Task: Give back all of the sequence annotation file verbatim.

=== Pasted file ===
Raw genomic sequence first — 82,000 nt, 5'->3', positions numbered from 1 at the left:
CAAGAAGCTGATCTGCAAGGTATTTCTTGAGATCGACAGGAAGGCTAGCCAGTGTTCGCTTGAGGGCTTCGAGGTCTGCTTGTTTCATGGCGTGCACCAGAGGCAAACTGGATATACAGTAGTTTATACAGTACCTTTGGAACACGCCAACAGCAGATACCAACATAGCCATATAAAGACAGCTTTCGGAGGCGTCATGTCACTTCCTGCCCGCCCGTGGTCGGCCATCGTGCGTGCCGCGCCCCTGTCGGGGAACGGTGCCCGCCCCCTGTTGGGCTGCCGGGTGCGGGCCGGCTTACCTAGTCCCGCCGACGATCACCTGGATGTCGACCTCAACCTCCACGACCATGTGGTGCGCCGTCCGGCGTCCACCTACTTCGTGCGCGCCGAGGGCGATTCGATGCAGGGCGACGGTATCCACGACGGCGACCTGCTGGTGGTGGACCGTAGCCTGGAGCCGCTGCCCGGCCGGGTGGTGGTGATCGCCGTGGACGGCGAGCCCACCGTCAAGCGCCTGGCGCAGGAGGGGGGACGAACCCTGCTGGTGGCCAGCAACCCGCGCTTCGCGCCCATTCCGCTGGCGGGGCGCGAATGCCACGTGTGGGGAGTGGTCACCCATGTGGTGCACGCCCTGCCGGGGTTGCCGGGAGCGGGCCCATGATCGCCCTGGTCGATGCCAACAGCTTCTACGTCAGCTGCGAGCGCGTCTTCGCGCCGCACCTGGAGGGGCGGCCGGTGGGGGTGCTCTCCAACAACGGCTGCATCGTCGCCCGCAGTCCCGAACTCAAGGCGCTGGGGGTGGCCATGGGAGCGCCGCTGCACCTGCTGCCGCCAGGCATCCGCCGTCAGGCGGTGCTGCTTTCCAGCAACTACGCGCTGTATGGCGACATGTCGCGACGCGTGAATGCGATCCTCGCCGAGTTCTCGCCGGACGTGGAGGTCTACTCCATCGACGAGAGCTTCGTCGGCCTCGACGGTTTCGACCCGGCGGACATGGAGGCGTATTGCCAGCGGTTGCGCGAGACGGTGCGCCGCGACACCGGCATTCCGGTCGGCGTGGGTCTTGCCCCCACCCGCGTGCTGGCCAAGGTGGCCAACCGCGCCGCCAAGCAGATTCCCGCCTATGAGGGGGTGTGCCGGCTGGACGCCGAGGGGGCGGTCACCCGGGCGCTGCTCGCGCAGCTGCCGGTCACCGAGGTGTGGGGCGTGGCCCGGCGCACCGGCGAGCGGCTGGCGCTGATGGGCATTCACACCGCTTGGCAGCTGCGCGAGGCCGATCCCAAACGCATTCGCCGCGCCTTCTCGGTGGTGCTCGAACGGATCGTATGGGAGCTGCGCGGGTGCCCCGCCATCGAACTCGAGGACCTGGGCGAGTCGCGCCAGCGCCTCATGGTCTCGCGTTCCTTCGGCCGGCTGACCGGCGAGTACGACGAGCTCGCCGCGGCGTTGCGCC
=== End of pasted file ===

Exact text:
Raw genomic sequence first — 82,000 nt, 5'->3', positions numbered from 1 at the left:
CAAGAAGCTGATCTGCAAGGTATTTCTTGAGATCGACAGGAAGGCTAGCCAGTGTTCGCTTGAGGGCTTCGAGGTCTGCTTGTTTCATGGCGTGCACCAGAGGCAAACTGGATATACAGTAGTTTATACAGTACCTTTGGAACACGCCAACAGCAGATACCAACATAGCCATATAAAGACAGCTTTCGGAGGCGTCATGTCACTTCCTGCCCGCCCGTGGTCGGCCATCGTGCGTGCCGCGCCCCTGTCGGGGAACGGTGCCCGCCCCCTGTTGGGCTGCCGGGTGCGGGCCGGCTTACCTAGTCCCGCCGACGATCACCTGGATGTCGACCTCAACCTCCACGACCATGTGGTGCGCCGTCCGGCGTCCACCTACTTCGTGCGCGCCGAGGGCGATTCGATGCAGGGCGACGGTATCCACGACGGCGACCTGCTGGTGGTGGACCGTAGCCTGGAGCCGCTGCCCGGCCGGGTGGTGGTGATCGCCGTGGACGGCGAGCCCACCGTCAAGCGCCTGGCGCAGGAGGGGGGACGAACCCTGCTGGTGGCCAGCAACCCGCGCTTCGCGCCCATTCCGCTGGCGGGGCGCGAATGCCACGTGTGGGGAGTGGTCACCCATGTGGTGCACGCCCTGCCGGGGTTGCCGGGAGCGGGCCCATGATCGCCCTGGTCGATGCCAACAGCTTCTACGTCAGCTGCGAGCGCGTCTTCGCGCCGCACCTGGAGGGGCGGCCGGTGGGGGTGCTCTCCAACAACGGCTGCATCGTCGCCCGCAGTCCCGAACTCAAGGCGCTGGGGGTGGCCATGGGAGCGCCGCTGCACCTGCTGCCGCCAGGCATCCGCCGTCAGGCGGTGCTGCTTTCCAGCAACTACGCGCTGTATGGCGACATGTCGCGACGCGTGAATGCGATCCTCGCCGAGTTCTCGCCGGACGTGGAGGTCTACTCCATCGACGAGAGCTTCGTCGGCCTCGACGGTTTCGACCCGGCGGACATGGAGGCGTATTGCCAGCGGTTGCGCGAGACGGTGCGCCGCGACACCGGCATTCCGGTCGGCGTGGGTCTTGCCCCCACCCGCGTGCTGGCCAAGGTGGCCAACCGCGCCGCCAAGCAGATTCCCGCCTATGAGGGGGTGTGCCGGCTGGACGCCGAGGGGGCGGTCACCCGGGCGCTGCTCGCGCAGCTGCCGGTCACCGAGGTGTGGGGCGTGGCCCGGCGCACCGGCGAGCGGCTGGCGCTGATGGGCATTCACACCGCTTGGCAGCTGCGCGAGGCCGATCCCAAACGCATTCGCCGCGCCTTCTCGGTGGTGCTCGAACGGATCGTATGGGAGCTGCGCGGGTGCCCCGCCATCGAACTCGAGGACCTGGGCGAGTCGCGCCAGCGCCTCATGGTCTCGCGTTCCTTCGGCCGGCTGACCGGCGAGTACGACGAGCTCGCCGCGGCGTTGCGCC